Cowen: 'Drunk interview' claims were politically motivated

Cowen: 'Drunk interview' claims were politically motivated

Taoiseach Brian Cowen today dismissed claims that he sounded drunk or hungover in a live radio interview as a pathetic stunt by his opponents.

Mr Cowen insisted suggestions he was unfit for the morning broadcast were politically orchestrated.

“I think it’s a real new low in Irish politics,” he said.

The Taoiseach was challenged over his handling of an interview on RTE radio from his Fianna Fáil party’s annual ’think-in’ ahead of the new Dáil term.

Witnesses at the get-together in Galway said Mr Cowen was among scores of party members, including senior Government ministers, in the hotel bar until the early hours of the morning.

Renowned as a great mimic, he entertained colleagues with impressions of Irish golfers Philip Walton and Des Smyth as well legendary sports broadcaster Micheal O Muircheartaigh.

Several Fianna Fáil members took their turn in a traditional sing-song which started after midnight.

Mr Cowen sang the ballad 'Lakes of Ponchartrain', about an Irish immigrant who falls in love with a Louisiana Creole woman but is spurned because she is promised to a sailor.

Others present at The Blazers bar in the Ardilaun Hotel said the Taoiseach was drinking lager and left at about 3.30am.

His performance on the radio interview several hours later, at about 8.50am, sparked a furore with opposition politicians who alleged it raised concerns over his ability to lead the country.

Fine Gael transport spokesman Simon Coveney led the attack with a message posted on the social media website Twitter after the nine-minute broadcast. “God, what an uninspiring interview by Taoiseach this morning,” he wrote.

“He sounded halfway between drunk and hungover and totally disinterested.”

Michael Noonan, Fine Gael’s finance spokesman, even suggested the row could spell the end for the coalition government.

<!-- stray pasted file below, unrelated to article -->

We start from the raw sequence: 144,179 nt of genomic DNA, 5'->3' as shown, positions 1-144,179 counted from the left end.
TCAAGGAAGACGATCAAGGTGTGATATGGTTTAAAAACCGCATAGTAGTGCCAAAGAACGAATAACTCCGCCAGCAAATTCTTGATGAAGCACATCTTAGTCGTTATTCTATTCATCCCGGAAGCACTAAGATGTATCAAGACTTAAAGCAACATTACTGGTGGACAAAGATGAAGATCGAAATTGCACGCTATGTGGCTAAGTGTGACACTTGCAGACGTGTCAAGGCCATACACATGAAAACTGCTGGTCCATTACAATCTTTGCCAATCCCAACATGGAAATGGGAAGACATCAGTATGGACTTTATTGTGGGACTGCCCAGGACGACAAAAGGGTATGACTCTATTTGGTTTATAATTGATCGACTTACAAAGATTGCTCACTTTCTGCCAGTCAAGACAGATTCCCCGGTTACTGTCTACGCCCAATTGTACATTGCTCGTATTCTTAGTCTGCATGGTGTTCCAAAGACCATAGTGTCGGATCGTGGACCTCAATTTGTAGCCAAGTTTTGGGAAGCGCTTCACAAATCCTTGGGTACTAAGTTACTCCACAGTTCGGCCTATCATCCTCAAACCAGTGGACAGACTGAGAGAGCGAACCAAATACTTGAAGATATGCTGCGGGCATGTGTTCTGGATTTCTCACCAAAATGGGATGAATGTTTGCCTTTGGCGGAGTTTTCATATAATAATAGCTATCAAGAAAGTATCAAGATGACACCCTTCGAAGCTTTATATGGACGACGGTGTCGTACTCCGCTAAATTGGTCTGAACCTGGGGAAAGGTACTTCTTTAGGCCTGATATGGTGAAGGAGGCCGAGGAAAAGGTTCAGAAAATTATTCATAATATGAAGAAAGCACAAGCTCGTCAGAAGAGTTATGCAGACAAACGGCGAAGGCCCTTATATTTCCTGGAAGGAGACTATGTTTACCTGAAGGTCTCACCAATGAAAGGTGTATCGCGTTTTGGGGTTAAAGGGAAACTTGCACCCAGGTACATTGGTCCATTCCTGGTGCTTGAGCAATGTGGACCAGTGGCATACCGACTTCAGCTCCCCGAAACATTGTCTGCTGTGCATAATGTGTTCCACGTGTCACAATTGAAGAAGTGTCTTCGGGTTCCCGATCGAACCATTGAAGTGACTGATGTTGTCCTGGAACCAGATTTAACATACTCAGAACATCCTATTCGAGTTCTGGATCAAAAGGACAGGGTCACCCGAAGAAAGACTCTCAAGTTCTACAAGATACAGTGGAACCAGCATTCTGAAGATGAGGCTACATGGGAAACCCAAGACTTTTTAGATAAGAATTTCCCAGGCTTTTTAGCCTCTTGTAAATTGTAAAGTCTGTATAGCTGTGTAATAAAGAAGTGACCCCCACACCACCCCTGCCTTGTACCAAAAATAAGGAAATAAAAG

“There was a feeling this morning, and it went across political lines, and it wasn’t political point-scoring, there was a feeling that this can’t continue, the game is up,” he said.

He added: “He certainly didn’t sound like a man who was going to lead the country out of the problems it’s now in.”

The controversy, at a time when Mr Cowen’s ability to communicate with the public has come under intense scrutiny, prompted several senior Government ministers to defend him.

Foreign Affairs Minister Micheál Martin said Mr Cowen had come under attack for simply being hoarse.

“I think, from a content perspective, I had no difficulty with the interview at all,” he said.

“Of course, the Taoiseach was very hoarse during the interview, that was self-evident and very clear. But it seems to me that that seems to be what the issue is about, that the Taoiseach was hoarse.”

Mr Martin, Tánaiste Mary Coughlan and Finance Minister Brian Lenihan all flanked Mr Cowen during an afternoon press conference dominated by the controversy.

Dermot Ahern, Justice Minister, said it was well known Mr Cowen suffered from nasal congestion.

The Taoiseach dismissed suggestions he was worse for wear as petty personality politics and distasteful.

“It was obviously politically motivated and orchestrated,” he said.

“I think it’s pathetic and pitiful.”

Mr Cowen repeatedly apologised for his hoarse voice but said he didn’t regret going on the morning radio show and all the answers he gave fairly reflected government policies.

Asked if he had any concerns about his drinking, the Taoiseach said it was important to recognise politicians enjoy social occasions after work but that moderation was key.

Roisin Shortall, Labour Party TD, described the interview as one of the most inept and unconvincing by a Taoiseach in the history of the state.

“Such a performance by a Taoiseach at any time would be a matter of concern, but at a time when the country is facing such huge economic problems, it must set serious alarm bells ringing,” she said.

“When the country is crying out for leadership, looking out for some optimism for the future, we had an interview from a Taoiseach that was semi-coherent and offered no hope or no vision.”

Ms Shortall added: “The point of no return has now been reached.

“Only a General Election and the return of a new government with a fresh mandate can rescue the country from the morass into which Fianna Fáil has led it.”

Mr Coveney said he stood by his remarks and that he felt the Taoiseach did himself and the listeners a disservice.

“Clearly Fianna Fáil has decided to come out on the attack and attack me. People who know me know I’m not the kind of person who launches personal attacks,” the Cork TD said.

“I’m much more comfortable talking about policy but this morning was different because the Taoiseach’s interview was different.”

Mr Coveney, who said he did not wish to “get into the whole drinking issue”, said he respected Mr Cowen and that in other interviews he shows he is bright and articulate.

He also insisted it was not a planned attack either personally or through the Fine Gael backroom team or the communications office.

“I thought it was an awful interview. I was annoyed because, at a time many people are looking for inspiration and positive determination from politicians, and in particular the Taoiseach, we get a really poor interview,” he said.

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